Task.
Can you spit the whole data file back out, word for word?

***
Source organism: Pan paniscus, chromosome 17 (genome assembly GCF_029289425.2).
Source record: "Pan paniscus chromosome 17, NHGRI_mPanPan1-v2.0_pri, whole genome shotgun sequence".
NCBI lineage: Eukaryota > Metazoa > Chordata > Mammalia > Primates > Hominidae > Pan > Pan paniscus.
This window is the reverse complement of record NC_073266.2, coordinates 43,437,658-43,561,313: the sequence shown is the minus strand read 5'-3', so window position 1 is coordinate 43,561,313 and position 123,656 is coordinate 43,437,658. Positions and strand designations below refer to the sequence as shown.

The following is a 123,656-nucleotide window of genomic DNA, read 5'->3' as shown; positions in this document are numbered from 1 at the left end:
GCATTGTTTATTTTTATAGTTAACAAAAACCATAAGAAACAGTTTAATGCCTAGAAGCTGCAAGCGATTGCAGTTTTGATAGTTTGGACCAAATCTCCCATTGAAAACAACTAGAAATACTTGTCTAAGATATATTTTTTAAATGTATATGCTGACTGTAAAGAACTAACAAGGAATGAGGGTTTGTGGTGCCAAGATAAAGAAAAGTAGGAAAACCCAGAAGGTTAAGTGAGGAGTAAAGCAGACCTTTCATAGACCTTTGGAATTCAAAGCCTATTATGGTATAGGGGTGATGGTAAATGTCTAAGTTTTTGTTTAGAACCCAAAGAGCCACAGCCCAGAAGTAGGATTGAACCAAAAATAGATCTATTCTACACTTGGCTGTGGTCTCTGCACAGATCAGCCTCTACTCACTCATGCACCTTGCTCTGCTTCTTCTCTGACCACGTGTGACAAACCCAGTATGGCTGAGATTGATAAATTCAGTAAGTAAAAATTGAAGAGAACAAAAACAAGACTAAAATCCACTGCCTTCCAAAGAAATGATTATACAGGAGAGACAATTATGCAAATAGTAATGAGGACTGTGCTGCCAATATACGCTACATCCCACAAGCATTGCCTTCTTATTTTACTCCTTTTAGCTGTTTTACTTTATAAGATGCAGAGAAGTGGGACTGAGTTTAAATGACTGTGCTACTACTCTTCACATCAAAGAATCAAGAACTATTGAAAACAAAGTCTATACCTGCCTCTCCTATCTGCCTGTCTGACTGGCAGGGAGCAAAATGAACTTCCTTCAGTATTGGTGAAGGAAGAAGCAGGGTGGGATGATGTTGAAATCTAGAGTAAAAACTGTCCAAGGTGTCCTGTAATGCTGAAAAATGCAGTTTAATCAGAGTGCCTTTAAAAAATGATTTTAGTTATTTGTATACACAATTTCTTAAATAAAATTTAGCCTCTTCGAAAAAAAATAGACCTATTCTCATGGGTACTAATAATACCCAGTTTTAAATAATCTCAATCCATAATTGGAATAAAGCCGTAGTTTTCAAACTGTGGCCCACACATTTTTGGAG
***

Source organism: Pan paniscus, chromosome 17 (genome assembly GCF_029289425.2).
Source record: "Pan paniscus chromosome 17, NHGRI_mPanPan1-v2.0_pri, whole genome shotgun sequence".
NCBI lineage: Eukaryota > Metazoa > Chordata > Mammalia > Primates > Hominidae > Pan > Pan paniscus.
This window is the reverse complement of record NC_073266.2, coordinates 43,437,658-43,561,313: the sequence shown is the minus strand read 5'-3', so window position 1 is coordinate 43,561,313 and position 123,656 is coordinate 43,437,658. Positions and strand designations below refer to the sequence as shown.

The following is a 123,656-nucleotide window of genomic DNA, read 5'->3' as shown; positions in this document are numbered from 1 at the left end:
GCATTGTTTATTTTTATAGTTAACAAAAACCATAAGAAACAGTTTAATGCCTAGAAGCTGCAAGCGATTGCAGTTTTGATAGTTTGGACCAAATCTCCCATTGAAAACAACTAGAAATACTTGTCTAAGATATATTTTTTAAATGTATATGCTGACTGTAAAGAACTAACAAGGAATGAGGGTTTGTGGTGCCAAGATAAAGAAAAGTAGGAAAACCCAGAAGGTTAAGTGAGGAGTAAAGCAGACCTTTCATAGACCTTTGGAATTCAAAGCCTATTATGGTATAGGGGTGATGGTAAATGTCTAAGTTTTTGTTTAGAACCCAAAGAGCCACAGCCCAGAAGTAGGATTGAACCAAAAATAGATCTATTCTACACTTGGCTGTGGTCTCTGCACAGATCAGCCTCTACTCACTCATGCACCTTGCTCTGCTTCTTCTCTGACCACGTGTGACAAACCCAGTATGGCTGAGATTGATAAATTCAGTAAGTAAAAATTGAAGAGAACAAAAACAAGACTAAAATCCACTGCCTTCCAAAGAAATGATTATACAGGAGAGACAATTATGCAAATAGTAATGAGGACTGTGCTGCCAATATACGCTACATCCCACAAGCATTGCCTTCTTATTTTACTCCTTTTAGCTGTTTTACTTTATAAGATGCAGAGAAGTGGGACTGAGTTTAAATGACTGTGCTACTACTCTTCACATCAAAGAATCAAGAACTATTGAAAACAAAGTCTATACCTGCCTCTCCTATCTGCCTGTCTGACTGGCAGGGAGCAAAATGAACTTCCTTCAGTATTGGTGAAGGAAGAAGCAGGGTGGGATGATGTTGAAATCTAGAGTAAAAACTGTCCAAGGTGTCCTGTAATGCTGAAAAATGCAGTTTAATCAGAGTGCCTTTAAAAAATGATTTTAGTTATTTGTATACACAATTTCTTAAATAAAATTTAGCCTCTTCGAAAAAAAATAGACCTATTCTCATGGGTACTAATAATACCCAGTTTTAAATAATCTCAATCCATAATTGGAATAAAGCCGTAGTTTTCAAACTGTGGCCCACACATTTTTGGAG